The Sundaytimes Sri Lanka

Lord Buddha’s first sermon that illuminated the world

Esala Poya falls on Tuesday

After attaining enlightenment at Buddha Gaya, on a Vesak Poya Day in May, 2600 years ago, Sakyamuni Gotama Buddha had thought whether there were people alive who could comprehend His profound dharma. Deva, Brahma Sampathi in Heaven had then addressed the All Knowing Perfect One and said, there were few on earth “with little dust in their eyes:’ He said:
“Rise O conqueror of war, of miseries, leader of man, free from all impurities; wander forth in this world,
O Bhagavan, preach your teaching, there will be persons who will comprehend:”

Gotama Buddha then surveyed with clairvoyancy (His Divine Eyes) where the virtuous and intelligent lived, and thought of His five fellow ascetics, who then resided at the Deer Park in Isipathana, modern Sarnath (Varnasi) close to Benares. He said, “In the language of angels, of serpents or even fairies if there be, in the speech of demons, the talk of humans, in them I shall expound my dharma, deep as it be, and in the tongue they may grasp.” So saying, He went to Isipathana and met the five ascetic friends, Kondanja, Baddiya, Assaji, Mahanama and Vappa to deliver without reservation His historic first Sermon, the Dhamma Chakkapavttana Sutta.

On that Esala Poya day in July, the Buddha preached the historic sermon to set in motion “the Righteous Wheel of Buddhism’ as opposed to the known wheel of a chariot used by a warrior who goes to war, with greed for power and land. This opened the ears of the world to learn of the noble dharma.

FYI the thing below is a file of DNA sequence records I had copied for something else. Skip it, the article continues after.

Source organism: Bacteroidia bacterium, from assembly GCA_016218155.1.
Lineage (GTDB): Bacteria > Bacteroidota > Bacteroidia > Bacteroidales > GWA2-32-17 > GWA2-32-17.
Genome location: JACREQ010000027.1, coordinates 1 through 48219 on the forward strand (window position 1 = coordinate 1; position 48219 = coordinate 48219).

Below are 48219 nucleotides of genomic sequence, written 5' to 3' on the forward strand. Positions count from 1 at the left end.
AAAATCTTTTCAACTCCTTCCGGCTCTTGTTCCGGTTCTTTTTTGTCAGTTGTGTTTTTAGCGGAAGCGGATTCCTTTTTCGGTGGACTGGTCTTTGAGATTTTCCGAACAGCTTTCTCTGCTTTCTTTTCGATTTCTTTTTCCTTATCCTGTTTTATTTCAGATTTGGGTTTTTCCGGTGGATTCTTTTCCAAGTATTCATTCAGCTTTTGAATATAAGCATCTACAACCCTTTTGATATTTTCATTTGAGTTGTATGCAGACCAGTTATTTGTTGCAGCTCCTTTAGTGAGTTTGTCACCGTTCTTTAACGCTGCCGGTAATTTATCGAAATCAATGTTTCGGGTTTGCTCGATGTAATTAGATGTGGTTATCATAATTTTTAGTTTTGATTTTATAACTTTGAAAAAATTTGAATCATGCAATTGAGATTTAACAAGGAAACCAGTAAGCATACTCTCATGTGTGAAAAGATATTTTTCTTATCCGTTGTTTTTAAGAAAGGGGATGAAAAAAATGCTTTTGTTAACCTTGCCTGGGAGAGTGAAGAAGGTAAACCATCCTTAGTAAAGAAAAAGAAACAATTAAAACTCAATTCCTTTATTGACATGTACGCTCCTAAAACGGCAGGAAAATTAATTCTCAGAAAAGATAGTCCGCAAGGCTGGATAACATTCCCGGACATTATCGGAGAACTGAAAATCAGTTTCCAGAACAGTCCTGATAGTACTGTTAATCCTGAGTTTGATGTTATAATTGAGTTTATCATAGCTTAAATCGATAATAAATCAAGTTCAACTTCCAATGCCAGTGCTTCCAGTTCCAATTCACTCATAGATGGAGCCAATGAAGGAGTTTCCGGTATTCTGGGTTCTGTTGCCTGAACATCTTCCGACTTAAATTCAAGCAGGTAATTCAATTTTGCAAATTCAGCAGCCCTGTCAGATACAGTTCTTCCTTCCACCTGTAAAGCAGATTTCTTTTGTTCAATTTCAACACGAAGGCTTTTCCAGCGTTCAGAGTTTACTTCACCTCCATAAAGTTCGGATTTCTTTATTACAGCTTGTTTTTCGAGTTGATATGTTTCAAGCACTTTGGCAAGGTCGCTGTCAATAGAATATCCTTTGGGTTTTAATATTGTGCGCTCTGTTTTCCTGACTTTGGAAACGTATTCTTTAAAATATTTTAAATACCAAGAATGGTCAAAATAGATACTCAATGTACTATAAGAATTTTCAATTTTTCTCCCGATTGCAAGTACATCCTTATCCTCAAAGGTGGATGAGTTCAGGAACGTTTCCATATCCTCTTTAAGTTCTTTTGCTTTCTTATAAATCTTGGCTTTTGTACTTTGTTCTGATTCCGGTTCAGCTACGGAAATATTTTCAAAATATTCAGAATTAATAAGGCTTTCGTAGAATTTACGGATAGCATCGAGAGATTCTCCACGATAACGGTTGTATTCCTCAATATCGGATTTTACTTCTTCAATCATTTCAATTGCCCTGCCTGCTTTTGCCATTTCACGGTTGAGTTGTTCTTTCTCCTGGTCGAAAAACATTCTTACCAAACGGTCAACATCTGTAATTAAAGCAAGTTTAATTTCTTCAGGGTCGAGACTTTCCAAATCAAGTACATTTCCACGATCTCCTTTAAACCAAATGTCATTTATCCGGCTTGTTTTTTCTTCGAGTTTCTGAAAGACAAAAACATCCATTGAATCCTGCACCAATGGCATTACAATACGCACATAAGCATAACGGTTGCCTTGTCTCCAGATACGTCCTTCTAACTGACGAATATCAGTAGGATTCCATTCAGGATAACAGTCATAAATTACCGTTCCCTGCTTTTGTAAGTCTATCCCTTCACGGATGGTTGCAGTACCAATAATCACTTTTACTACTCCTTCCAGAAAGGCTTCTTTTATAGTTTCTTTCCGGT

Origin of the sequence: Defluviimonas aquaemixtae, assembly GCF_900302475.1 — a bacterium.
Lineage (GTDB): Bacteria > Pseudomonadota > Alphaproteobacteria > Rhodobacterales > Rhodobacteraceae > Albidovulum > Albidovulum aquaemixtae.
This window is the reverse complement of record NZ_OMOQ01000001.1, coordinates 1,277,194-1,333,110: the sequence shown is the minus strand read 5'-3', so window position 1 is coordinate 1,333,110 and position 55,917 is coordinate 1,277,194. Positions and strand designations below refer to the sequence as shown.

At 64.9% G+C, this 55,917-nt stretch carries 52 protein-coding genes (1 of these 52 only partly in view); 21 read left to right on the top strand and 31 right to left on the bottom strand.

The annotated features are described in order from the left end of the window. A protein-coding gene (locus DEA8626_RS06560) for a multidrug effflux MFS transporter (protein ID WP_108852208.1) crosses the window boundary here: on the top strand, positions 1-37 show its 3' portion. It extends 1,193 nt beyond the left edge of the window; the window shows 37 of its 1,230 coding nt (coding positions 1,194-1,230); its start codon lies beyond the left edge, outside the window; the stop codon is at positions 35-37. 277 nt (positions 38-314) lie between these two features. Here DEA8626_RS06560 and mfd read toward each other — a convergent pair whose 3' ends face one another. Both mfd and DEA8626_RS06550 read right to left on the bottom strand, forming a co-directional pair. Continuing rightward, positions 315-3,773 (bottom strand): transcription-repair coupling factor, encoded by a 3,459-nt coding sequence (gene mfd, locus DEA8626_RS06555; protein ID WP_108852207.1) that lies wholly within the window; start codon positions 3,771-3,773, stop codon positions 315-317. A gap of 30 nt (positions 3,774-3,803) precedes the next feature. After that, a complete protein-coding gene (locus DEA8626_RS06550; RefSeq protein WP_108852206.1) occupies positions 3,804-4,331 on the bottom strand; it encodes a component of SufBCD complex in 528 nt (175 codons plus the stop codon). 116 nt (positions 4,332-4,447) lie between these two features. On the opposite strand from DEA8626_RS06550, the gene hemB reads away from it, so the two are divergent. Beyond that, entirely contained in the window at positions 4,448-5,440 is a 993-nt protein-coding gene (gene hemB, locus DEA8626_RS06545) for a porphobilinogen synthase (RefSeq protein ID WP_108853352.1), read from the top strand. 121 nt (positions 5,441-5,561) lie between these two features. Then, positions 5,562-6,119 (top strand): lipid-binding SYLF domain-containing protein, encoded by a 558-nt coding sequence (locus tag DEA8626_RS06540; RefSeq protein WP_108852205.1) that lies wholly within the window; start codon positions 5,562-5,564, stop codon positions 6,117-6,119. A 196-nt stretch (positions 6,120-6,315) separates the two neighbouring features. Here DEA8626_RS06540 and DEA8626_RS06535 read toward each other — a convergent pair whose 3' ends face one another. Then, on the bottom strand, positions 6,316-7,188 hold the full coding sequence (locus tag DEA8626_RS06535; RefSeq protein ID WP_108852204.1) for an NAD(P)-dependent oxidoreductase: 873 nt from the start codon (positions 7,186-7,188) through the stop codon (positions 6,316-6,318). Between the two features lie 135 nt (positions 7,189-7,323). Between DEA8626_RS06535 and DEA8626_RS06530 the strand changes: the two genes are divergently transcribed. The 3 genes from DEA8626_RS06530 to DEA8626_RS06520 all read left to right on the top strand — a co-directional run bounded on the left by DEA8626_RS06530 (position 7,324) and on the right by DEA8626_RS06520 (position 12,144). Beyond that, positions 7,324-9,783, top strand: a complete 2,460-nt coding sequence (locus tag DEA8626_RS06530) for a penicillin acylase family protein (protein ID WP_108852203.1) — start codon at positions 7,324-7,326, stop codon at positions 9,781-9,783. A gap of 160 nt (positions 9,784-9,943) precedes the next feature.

The Esala Poya message to the world The Buddha was concerned with only one thing; the way to end all forms of suffering on earth. Addressing the five ascetics at Sarnath, He said:

“This O monks is the noble truth of suffering. Birth is suffering, pain of mind and body is suffering, Illness is suffering, association with the unpleasant (people) is suffering, loss of wealth and disassociation with the beloved is suffering; when one does not receive what is desired is suffering, old age and death is suffering; in short, the fivefold clinging to craving, attachment is suffering.”
Suffering, the Buddha said is the first of the four Noble Truths.

He spoke of its cause, its end and the way to its end.He then explained the need to give up the two extremes of livings. That is enjoyment of sensual pleasures and the tormenting of one’s body (self- indulgence and self-mortification). He had Himself earlier gone to extremes with little or no food, believing in penances. Finally, He advocated living in the Middle Path (Majjhima Patipada) by following The Noble Eightfold Path which can help man to arrive at Nibbana.

What then is the Noble Eightfold Path? He referred to Samma Ditti (Right understanding), Samma Samkappa (Right thoughts), Samma Vacha (Right speech), Samma Kammantha (Right action), Samma Ajiva (Right livelihood), Samma Vayama (Right effort), Samma Sati (Right mindfulness), Samma Samadhi (Right concentration). Those who follow the Noble Eightfold Path will be free from clinging or attachment and craving which is the root of suffering. Craving is the cause of sorrow, Nibbana is the end of sorrow. At the end of the Buddha’s discourse Kondanna understood the Dharma and became a Sotapanna (One who has attained the first stage of Sainthhood).